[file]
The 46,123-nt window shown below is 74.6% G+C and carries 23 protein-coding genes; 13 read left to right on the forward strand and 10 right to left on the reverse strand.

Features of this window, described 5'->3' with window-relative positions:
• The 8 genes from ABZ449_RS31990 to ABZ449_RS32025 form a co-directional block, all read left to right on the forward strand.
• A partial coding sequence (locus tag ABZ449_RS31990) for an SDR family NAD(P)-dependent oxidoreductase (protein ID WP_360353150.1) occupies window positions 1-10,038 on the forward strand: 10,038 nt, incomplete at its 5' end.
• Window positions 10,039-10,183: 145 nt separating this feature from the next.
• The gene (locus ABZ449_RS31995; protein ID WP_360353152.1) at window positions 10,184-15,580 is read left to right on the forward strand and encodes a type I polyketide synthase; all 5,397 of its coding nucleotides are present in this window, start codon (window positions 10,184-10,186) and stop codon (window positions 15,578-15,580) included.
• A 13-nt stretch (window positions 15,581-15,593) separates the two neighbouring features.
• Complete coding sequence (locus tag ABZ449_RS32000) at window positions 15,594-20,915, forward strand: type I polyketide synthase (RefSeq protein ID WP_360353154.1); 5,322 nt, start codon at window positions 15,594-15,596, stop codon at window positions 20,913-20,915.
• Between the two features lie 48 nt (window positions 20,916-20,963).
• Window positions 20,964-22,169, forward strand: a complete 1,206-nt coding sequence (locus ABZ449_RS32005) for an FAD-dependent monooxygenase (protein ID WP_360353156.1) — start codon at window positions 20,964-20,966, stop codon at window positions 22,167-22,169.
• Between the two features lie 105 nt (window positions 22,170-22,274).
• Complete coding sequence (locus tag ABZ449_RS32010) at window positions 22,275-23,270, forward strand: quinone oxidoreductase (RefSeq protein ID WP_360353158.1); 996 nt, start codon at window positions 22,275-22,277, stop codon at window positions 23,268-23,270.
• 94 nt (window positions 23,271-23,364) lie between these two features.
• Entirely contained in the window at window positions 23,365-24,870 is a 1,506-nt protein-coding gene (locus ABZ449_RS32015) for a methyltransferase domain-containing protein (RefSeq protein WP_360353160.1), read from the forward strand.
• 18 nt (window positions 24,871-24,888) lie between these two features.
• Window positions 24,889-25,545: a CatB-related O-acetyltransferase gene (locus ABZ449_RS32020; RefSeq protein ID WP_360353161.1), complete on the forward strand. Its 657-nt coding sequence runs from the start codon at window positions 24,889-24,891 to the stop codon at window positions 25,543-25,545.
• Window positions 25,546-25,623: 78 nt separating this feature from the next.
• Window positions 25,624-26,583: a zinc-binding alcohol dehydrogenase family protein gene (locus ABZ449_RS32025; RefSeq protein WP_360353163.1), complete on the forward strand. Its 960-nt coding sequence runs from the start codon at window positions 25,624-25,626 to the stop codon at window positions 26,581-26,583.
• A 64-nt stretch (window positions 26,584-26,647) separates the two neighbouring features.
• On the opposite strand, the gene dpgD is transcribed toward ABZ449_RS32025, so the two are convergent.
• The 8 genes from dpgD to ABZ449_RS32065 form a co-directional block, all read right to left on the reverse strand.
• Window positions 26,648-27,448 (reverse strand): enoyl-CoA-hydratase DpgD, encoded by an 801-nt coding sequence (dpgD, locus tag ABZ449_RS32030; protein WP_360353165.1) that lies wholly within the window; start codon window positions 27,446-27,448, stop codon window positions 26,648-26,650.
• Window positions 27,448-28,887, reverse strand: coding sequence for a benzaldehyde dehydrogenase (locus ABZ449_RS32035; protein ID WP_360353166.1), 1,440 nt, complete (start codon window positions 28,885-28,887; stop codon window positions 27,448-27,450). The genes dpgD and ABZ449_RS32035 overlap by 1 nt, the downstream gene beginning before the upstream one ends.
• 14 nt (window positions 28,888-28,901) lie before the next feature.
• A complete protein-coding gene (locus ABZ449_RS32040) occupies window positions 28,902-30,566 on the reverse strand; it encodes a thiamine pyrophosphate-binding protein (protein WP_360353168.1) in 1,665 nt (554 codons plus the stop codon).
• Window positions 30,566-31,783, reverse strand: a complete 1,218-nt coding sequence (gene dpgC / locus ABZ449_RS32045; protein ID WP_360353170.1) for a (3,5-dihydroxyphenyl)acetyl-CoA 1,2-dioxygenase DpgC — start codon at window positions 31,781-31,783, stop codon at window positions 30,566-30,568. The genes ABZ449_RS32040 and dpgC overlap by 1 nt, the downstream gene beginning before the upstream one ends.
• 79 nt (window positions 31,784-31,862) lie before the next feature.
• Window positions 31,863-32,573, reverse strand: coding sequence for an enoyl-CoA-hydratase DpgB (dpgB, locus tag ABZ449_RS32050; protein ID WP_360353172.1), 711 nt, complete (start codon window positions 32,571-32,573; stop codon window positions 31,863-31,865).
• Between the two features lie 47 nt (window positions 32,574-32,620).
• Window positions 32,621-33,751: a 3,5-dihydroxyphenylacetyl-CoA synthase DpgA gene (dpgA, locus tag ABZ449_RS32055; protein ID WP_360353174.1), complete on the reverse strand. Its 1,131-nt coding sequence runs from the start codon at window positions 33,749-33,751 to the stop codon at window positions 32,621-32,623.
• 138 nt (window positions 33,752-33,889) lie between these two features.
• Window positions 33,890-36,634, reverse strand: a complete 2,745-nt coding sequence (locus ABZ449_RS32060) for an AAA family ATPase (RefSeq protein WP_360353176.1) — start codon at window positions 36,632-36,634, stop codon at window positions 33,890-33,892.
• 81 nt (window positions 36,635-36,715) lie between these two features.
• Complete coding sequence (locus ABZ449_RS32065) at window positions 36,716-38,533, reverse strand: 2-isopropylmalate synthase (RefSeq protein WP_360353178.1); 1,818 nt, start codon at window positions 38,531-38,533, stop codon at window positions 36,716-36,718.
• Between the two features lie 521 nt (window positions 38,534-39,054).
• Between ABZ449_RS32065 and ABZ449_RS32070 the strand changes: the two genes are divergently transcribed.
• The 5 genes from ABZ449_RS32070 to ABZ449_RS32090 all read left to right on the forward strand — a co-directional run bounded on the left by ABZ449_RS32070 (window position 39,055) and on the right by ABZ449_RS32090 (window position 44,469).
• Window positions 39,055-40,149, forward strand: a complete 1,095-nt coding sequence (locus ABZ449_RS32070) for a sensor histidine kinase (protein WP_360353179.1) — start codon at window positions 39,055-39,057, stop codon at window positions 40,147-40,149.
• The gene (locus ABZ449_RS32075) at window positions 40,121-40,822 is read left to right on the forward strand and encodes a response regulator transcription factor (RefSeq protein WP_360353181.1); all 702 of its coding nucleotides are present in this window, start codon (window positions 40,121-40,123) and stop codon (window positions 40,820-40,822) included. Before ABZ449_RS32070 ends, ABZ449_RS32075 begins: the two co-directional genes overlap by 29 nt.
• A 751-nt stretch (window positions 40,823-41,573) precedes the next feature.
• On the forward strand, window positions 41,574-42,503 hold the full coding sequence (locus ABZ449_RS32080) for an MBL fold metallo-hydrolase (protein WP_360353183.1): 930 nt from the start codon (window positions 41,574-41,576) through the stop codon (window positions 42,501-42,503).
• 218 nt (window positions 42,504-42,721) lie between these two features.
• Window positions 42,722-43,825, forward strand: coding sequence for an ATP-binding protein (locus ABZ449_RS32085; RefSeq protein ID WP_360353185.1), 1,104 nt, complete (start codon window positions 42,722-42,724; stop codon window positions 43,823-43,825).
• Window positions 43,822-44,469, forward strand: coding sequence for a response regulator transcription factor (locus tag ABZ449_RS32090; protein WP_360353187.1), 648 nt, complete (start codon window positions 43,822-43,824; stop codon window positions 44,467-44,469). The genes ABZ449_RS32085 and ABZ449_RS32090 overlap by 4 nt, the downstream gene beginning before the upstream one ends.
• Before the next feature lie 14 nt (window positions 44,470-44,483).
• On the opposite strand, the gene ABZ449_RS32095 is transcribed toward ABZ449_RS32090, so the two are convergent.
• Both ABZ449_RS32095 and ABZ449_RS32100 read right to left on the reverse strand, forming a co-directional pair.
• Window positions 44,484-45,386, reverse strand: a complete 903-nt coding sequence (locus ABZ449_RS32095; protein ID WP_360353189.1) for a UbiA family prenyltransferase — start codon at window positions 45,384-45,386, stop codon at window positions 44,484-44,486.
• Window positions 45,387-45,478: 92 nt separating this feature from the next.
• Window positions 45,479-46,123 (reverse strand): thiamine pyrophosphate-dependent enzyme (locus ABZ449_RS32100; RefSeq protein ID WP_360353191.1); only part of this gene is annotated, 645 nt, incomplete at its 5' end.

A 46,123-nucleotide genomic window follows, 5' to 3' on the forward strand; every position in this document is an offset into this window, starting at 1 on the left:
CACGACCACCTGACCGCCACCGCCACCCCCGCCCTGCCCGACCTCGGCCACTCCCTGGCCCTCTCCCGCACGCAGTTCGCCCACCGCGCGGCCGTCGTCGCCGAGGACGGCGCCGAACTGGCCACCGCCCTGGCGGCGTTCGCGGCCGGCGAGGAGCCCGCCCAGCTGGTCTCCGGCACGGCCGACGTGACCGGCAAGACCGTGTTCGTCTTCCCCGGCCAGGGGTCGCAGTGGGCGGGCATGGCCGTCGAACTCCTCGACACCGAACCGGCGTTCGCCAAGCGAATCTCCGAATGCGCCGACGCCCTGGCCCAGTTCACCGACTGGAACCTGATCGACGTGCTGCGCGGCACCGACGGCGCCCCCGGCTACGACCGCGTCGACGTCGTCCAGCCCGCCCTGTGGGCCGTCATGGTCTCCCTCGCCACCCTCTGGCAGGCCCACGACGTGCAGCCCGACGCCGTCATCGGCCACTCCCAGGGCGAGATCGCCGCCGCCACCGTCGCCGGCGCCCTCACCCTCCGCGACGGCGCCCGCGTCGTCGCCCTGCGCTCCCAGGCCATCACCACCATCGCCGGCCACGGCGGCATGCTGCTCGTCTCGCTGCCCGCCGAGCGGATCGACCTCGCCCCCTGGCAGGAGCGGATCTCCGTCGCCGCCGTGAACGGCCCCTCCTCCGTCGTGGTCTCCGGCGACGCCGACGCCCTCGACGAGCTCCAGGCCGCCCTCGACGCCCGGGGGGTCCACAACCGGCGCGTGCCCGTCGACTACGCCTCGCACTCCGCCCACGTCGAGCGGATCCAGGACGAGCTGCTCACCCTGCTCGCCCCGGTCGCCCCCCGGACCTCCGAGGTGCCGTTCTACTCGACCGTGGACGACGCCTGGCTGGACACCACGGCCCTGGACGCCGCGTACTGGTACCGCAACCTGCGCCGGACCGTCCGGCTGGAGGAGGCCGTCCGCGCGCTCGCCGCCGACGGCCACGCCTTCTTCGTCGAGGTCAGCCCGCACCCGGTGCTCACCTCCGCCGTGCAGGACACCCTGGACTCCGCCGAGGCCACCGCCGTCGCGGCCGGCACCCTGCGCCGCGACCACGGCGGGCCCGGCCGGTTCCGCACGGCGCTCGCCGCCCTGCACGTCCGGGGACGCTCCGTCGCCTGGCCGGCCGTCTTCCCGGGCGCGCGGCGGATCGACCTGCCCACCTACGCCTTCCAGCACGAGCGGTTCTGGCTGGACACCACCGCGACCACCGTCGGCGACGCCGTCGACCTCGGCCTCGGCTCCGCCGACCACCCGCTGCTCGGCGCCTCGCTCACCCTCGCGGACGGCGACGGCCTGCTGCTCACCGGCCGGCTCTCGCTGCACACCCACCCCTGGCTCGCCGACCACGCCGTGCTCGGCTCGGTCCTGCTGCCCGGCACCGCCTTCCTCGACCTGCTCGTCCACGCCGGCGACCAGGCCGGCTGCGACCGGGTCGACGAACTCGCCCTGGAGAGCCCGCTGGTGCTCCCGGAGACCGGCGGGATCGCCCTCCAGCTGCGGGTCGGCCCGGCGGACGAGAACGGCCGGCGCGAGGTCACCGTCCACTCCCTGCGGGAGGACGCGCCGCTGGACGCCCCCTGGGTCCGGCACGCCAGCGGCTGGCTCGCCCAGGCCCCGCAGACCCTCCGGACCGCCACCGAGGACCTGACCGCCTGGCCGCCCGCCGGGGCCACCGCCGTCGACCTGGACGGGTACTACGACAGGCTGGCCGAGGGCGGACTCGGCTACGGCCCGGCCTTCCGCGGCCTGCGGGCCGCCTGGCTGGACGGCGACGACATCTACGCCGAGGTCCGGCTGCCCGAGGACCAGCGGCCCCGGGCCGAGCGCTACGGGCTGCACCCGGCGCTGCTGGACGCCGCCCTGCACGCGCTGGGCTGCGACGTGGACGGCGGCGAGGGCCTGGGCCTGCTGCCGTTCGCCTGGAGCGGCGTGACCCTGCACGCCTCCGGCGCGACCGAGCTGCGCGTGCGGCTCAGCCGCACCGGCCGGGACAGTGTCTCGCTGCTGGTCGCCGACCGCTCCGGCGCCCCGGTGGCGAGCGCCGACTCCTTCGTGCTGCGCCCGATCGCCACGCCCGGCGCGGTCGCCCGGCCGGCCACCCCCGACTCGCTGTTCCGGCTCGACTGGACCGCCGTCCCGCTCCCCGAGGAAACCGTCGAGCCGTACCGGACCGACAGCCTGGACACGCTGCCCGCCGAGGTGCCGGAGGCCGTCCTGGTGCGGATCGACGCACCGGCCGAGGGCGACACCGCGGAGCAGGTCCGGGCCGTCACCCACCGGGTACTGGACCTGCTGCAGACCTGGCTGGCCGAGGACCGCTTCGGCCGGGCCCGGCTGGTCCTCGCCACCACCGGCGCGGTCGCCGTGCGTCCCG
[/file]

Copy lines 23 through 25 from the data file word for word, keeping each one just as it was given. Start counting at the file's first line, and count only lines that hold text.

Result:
• Window positions 27,448-28,887, reverse strand: coding sequence for a benzaldehyde dehydrogenase (locus ABZ449_RS32035; protein ID WP_360353166.1), 1,440 nt, complete (start codon window positions 28,885-28,887; stop codon window positions 27,448-27,450). The genes dpgD and ABZ449_RS32035 overlap by 1 nt, the downstream gene beginning before the upstream one ends.
• 14 nt (window positions 28,888-28,901) lie before the next feature.
• A complete protein-coding gene (locus ABZ449_RS32040) occupies window positions 28,902-30,566 on the reverse strand; it encodes a thiamine pyrophosphate-binding protein (protein WP_360353168.1) in 1,665 nt (554 codons plus the stop codon).